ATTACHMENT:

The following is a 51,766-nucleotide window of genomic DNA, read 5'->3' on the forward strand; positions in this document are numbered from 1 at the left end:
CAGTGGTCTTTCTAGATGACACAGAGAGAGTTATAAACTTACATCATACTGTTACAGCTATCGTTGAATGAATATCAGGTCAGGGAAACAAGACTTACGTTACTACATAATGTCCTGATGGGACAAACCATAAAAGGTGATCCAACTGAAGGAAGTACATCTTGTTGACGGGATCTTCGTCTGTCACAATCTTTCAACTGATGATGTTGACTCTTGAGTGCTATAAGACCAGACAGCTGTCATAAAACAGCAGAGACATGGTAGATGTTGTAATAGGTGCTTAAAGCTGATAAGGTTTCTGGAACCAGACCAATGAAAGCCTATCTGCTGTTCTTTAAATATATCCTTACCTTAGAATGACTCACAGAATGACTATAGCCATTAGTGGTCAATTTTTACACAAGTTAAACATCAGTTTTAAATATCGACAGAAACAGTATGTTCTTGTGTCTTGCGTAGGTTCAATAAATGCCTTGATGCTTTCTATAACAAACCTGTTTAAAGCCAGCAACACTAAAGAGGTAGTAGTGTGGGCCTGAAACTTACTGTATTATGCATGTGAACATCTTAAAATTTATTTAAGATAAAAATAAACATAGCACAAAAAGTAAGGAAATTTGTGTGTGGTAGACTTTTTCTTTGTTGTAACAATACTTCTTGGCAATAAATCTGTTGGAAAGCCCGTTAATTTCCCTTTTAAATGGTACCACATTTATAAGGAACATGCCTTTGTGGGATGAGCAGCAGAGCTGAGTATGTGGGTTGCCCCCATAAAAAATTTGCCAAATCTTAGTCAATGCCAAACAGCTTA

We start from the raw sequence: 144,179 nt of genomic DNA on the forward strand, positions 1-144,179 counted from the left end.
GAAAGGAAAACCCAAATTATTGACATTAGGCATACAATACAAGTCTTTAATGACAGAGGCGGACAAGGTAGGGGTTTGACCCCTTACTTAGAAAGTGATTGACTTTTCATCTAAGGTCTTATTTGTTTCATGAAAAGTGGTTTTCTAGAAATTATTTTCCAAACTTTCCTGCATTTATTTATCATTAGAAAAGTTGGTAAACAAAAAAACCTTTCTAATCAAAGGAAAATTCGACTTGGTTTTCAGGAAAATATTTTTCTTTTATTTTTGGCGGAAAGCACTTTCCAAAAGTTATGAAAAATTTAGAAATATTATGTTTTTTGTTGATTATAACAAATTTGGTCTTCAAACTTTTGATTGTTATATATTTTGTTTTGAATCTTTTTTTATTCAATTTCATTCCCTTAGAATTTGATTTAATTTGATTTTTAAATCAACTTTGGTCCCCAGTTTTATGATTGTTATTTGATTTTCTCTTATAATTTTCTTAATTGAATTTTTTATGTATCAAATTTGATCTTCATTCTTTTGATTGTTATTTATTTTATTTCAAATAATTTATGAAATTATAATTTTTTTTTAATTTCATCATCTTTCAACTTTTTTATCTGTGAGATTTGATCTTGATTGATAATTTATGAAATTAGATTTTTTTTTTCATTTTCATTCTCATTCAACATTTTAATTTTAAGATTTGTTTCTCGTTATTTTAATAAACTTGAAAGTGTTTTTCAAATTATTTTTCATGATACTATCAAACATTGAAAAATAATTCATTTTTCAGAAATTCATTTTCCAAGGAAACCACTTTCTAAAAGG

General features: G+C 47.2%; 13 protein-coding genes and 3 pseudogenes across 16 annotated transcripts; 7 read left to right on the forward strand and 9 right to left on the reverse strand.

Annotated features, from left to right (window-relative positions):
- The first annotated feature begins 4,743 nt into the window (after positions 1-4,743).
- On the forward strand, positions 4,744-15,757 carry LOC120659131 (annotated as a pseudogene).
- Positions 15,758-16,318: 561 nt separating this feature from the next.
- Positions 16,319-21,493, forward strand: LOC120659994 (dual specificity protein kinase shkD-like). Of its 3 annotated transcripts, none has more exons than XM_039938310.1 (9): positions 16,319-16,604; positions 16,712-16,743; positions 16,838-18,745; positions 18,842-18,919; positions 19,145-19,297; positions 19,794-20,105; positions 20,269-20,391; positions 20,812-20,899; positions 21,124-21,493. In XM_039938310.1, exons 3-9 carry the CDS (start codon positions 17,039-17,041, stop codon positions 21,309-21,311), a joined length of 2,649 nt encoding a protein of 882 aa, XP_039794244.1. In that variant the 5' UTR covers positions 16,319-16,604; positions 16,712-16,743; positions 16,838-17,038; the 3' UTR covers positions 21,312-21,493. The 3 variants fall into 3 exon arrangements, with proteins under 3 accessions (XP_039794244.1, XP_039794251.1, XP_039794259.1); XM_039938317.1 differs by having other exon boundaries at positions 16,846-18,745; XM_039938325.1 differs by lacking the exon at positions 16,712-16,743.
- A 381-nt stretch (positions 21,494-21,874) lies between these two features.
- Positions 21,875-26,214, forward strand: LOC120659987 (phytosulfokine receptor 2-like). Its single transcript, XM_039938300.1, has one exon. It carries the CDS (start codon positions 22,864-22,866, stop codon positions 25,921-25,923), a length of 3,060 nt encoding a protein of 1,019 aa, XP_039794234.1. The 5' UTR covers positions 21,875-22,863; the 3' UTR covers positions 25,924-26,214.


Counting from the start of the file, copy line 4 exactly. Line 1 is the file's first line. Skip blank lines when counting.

GAAAGGAAAACCCAAATTATTGACATTAGGCATACAATACAAGTCTTTAATGACAGAGGCGGACAAGGTAGGGGTTTGACCCCTTACTTAGAAAGTGATTGACTTTTCATCTAAGGTCTTATTTGTTTCATGAAAAGTGGTTTTCTAGAAATTATTTTCCAAACTTTCCTGCATTTATTTATCATTAGAAAAGTTGGTAAACAAAAAAACCTTTCTAATCAAAGGAAAATTCGACTTGGTTTTCAGGAAAATATTTTTCTTTTATTTTTGGCGGAAAGCACTTTCCAAAAGTTATGAAAAATTTAGAAATATTATGTTTTTTGTTGATTATAACAAATTTGGTCTTCAAACTTTTGATTGTTATATATTTTGTTTTGAATCTTTTTTTATTCAATTTCATTCCCTTAGAATTTGATTTAATTTGATTTTTAAATCAACTTTGGTCCCCAGTTTTATGATTGTTATTTGATTTTCTCTTATAATTTTCTTAATTGAATTTTTTATGTATCAAATTTGATCTTCATTCTTTTGATTGTTATTTATTTTATTTCAAATAATTTATGAAATTATAATTTTTTTTTAATTTCATCATCTTTCAACTTTTTTATCTGTGAGATTTGATCTTGATTGATAATTTATGAAATTAGATTTTTTTTTTCATTTTCATTCTCATTCAACATTTTAATTTTAAGATTTGTTTCTCGTTATTTTAATAAACTTGAAAGTGTTTTTCAAATTATTTTTCATGATACTATCAAACATTGAAAAATAATTCATTTTTCAGAAATTCATTTTCCAAGGAAACCACTTTCTAAAAGG